Phone, Wallet, Keys…Vaccine Passport? Canada’s Response to the Vaccine Passport Debate

Phone, Wallet, Keys…Vaccine Passport? Canada’s Response to the Vaccine Passport Debate

Sabrina MacklaiSabrina Macklai is an IPilogue Senior Editor and a 2L JD Candidate at the University of Toronto Faculty of Law.


M. Imtiaz Karamat is an IP Osgoode Alumnus and Licensed Lawyer in Ontario.

The COVID-19 pandemic has drastically changed our day-to-day lives with new public health guidelines and restrictions that impact everything, from how we work to how we move around. In a further attempt to curb the spread of COVID-19, several countries are considering implementing forms of vaccine-based identification as a pre-requisite for accessing certain services or facilitating travel. These so-called “vaccine passports” are a form of proof of vaccination—one which many worry may constitute a serious violation of privacy, introducing more harm than good. As cases of the delta variant of COVID-19 rise, Canada and its provinces must decide whether the potential benefits of these passports warrant their implementation.

The Vaccine Passport Issue

While Canadians can prove their vaccination status in many ways, vaccine passports occupy a form that is set out and managed by an organizing entity and offer a consistent, verified means for individuals to prove their vaccination status. At first glance, vaccine passports do not appear drastically different from the immunization record cards most children receive during school. However, unlike traditional immunization records, these passports may have more profound consequences when combined with policies that restrict access to only those who are vaccinated.

Vaccine passports are being considered as a tool to limit the spread of COVID-19 infection by providing an easy method to verify the vaccination status of individuals before allowing them access to certain services and locations. Those in favour of the passports argue that vaccinated individuals have a significantly decreased risk of becoming infected with the COVID-19 virus and transmitting the infection to others. Therefore, they should be allowed to use a vaccine passport to exclusively access services and perform activities that unvaccinated individuals may be barred from.

The implementation of a domestic vaccine passport system has garnered significant debate in Canada. Although vaccine passports may have a serious and legitimate health purpose, officials must carefully consider their intrusion of individuals’ privacy and civil liberties before taking action. A recent joint statement by Federal, Provincial, and Territorial Privacy Commissioners (the Commissioners), highlighted that “a vaccine passport presumes that individuals will be required or requested to disclose personal health information – their vaccine/immunity status – in exchange for goods, services and/or access to certain premises or locations.” The disclosure of such sensitive information presents significant privacy risks and governments must develop and implement vaccine passports in compliance with applicable privacy laws and continuously assess the necessity, effectiveness, and proportionality of vaccine passports to justify their use. With such a high threshold, governing bodies are questioning whether enforcing a vaccine passport system is the correct course of action that will yield the most benefit.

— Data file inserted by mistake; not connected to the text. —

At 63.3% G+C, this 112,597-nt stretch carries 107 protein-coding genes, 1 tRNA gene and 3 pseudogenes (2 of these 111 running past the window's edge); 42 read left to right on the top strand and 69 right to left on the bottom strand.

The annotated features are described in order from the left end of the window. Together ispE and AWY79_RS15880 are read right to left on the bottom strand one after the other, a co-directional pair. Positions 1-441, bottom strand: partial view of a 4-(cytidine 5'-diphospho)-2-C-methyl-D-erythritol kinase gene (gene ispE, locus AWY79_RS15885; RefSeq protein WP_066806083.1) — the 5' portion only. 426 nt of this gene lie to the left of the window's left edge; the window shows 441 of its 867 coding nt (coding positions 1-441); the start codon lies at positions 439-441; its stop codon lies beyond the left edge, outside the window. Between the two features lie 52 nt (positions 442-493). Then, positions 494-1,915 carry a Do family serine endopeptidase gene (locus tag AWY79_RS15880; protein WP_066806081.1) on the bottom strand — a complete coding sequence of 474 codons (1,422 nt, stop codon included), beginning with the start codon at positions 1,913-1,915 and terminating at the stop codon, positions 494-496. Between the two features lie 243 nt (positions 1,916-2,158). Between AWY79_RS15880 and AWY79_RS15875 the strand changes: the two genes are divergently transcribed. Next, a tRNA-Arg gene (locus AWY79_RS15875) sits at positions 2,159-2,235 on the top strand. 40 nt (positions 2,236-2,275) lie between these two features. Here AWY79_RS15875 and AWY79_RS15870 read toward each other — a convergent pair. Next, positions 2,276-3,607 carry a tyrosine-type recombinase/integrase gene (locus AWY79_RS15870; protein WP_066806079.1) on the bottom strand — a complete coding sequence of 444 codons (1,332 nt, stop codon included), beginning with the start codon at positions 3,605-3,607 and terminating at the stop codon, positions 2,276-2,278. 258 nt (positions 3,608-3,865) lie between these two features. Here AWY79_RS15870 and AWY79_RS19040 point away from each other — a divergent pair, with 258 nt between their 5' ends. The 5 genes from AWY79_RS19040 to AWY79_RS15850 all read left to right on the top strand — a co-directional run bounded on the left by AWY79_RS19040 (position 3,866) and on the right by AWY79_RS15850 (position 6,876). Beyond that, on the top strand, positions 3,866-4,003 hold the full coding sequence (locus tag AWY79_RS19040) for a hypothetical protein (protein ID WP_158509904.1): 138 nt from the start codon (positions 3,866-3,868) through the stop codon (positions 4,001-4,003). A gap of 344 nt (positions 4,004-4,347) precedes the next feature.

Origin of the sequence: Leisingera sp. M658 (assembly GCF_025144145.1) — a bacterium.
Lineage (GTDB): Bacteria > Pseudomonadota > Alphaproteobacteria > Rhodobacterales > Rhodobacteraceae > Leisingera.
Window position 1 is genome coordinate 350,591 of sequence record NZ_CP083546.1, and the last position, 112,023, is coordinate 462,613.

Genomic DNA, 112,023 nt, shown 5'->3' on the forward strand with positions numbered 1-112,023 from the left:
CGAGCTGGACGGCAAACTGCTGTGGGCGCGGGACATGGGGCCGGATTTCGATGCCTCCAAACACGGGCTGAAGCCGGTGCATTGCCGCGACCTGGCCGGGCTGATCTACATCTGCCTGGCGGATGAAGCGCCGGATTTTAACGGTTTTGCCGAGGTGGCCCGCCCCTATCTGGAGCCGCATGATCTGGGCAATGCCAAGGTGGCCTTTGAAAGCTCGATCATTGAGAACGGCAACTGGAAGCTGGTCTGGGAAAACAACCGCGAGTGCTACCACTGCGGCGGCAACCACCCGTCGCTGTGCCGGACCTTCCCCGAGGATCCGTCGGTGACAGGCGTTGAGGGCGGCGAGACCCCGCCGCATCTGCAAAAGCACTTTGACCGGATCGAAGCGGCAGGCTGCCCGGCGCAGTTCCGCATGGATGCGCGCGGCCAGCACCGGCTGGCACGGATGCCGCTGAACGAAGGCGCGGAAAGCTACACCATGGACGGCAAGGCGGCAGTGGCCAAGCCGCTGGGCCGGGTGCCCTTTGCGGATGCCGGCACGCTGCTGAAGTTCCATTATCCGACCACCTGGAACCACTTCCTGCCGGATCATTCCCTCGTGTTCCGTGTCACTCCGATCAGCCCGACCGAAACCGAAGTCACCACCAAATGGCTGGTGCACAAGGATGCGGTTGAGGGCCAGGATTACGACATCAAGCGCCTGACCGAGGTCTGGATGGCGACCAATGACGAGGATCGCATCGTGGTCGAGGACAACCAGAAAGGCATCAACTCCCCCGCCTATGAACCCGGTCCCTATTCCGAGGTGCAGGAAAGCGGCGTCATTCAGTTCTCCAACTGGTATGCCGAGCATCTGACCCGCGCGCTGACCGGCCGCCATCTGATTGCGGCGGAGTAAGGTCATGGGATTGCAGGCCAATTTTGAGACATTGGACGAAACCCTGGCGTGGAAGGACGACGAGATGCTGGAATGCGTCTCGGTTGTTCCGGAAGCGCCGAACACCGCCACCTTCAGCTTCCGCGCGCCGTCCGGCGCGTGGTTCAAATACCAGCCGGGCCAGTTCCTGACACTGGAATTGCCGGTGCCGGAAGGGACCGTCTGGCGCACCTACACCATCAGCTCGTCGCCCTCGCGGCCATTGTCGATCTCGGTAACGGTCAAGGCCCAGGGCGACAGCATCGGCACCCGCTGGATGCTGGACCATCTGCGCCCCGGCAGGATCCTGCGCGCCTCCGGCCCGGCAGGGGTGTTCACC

Even with the Commissioners’ guidance, many are uncomfortable with mandatory vaccine passports, fearing that they will not only intrude privacy but further perpetuate inequalities. The idea of what may be considered a “necessary” infringement on individual rights has also garnered significant debate. Such debates have led to increasing polarization, especially against the backdrop of the threat of a potential fourth wave of COVID-19 in Canada.

Federal Response

On July 13, 2021, Prime Minister Justin Trudeau announced that the federal government will create an “internationally accepted proof of vaccination” to enable international travel, while provinces may create their own domestic vaccine passport regimes pursuant to their jurisdictional authority. According to Trudeau, his government plans to work with the international community to ensure that fully vaccinated Canadians are recognized globally as such. He also noted that his government will look to vaccines certified by the World Health Organization (WHO) to determine which would qualify for a vaccine passport. See the list of WHO-certified vaccines here.

To this end, on August 11, the Immigration Minister Marco Mendicino confirmed the pan-Canada vaccine passport program for international travel. According to Mendicino, the certificate will be the same across all provinces and will contain information on the individual’s COVID-19 vaccination history, the date they received the vaccine, the type of vaccine administered, and the location of administration. The passport will be available to all citizens, permanent residents, and temporary residents living in Canada who are fully vaccinated. The passport is set to be implemented early this fall.